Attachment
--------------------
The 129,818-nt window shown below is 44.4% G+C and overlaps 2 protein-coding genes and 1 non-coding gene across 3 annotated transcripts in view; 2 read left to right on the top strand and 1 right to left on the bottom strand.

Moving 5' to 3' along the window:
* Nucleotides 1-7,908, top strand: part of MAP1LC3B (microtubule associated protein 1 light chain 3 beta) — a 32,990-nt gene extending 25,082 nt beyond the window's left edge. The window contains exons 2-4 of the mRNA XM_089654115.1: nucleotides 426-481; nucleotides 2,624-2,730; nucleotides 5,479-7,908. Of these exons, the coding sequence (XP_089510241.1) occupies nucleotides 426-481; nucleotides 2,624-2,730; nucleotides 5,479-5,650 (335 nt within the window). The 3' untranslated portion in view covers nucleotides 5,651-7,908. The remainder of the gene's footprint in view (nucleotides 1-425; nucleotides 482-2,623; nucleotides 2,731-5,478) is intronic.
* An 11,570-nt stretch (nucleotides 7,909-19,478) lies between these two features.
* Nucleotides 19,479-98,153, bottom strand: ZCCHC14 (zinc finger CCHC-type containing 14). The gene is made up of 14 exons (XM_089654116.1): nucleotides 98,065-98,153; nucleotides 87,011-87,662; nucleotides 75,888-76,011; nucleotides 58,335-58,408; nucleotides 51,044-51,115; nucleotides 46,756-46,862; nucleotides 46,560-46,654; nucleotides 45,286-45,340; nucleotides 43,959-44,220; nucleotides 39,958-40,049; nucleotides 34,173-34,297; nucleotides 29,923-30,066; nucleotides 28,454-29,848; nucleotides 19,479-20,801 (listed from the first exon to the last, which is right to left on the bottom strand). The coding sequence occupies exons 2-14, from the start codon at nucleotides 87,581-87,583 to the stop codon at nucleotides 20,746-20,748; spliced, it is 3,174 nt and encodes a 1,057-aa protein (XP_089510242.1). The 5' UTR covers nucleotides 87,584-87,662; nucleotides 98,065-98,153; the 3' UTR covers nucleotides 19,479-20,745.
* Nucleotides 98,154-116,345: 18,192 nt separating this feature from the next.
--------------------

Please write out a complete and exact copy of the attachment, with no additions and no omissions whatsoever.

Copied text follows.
The 129,818-nt window shown below is 44.4% G+C and overlaps 2 protein-coding genes and 1 non-coding gene across 3 annotated transcripts in view; 2 read left to right on the top strand and 1 right to left on the bottom strand.

Moving 5' to 3' along the window:
* Nucleotides 1-7,908, top strand: part of MAP1LC3B (microtubule associated protein 1 light chain 3 beta) — a 32,990-nt gene extending 25,082 nt beyond the window's left edge. The window contains exons 2-4 of the mRNA XM_089654115.1: nucleotides 426-481; nucleotides 2,624-2,730; nucleotides 5,479-7,908. Of these exons, the coding sequence (XP_089510241.1) occupies nucleotides 426-481; nucleotides 2,624-2,730; nucleotides 5,479-5,650 (335 nt within the window). The 3' untranslated portion in view covers nucleotides 5,651-7,908. The remainder of the gene's footprint in view (nucleotides 1-425; nucleotides 482-2,623; nucleotides 2,731-5,478) is intronic.
* An 11,570-nt stretch (nucleotides 7,909-19,478) lies between these two features.
* Nucleotides 19,479-98,153, bottom strand: ZCCHC14 (zinc finger CCHC-type containing 14). The gene is made up of 14 exons (XM_089654116.1): nucleotides 98,065-98,153; nucleotides 87,011-87,662; nucleotides 75,888-76,011; nucleotides 58,335-58,408; nucleotides 51,044-51,115; nucleotides 46,756-46,862; nucleotides 46,560-46,654; nucleotides 45,286-45,340; nucleotides 43,959-44,220; nucleotides 39,958-40,049; nucleotides 34,173-34,297; nucleotides 29,923-30,066; nucleotides 28,454-29,848; nucleotides 19,479-20,801 (listed from the first exon to the last, which is right to left on the bottom strand). The coding sequence occupies exons 2-14, from the start codon at nucleotides 87,581-87,583 to the stop codon at nucleotides 20,746-20,748; spliced, it is 3,174 nt and encodes a 1,057-aa protein (XP_089510242.1). The 5' UTR covers nucleotides 87,584-87,662; nucleotides 98,065-98,153; the 3' UTR covers nucleotides 19,479-20,745.
* Nucleotides 98,154-116,345: 18,192 nt separating this feature from the next.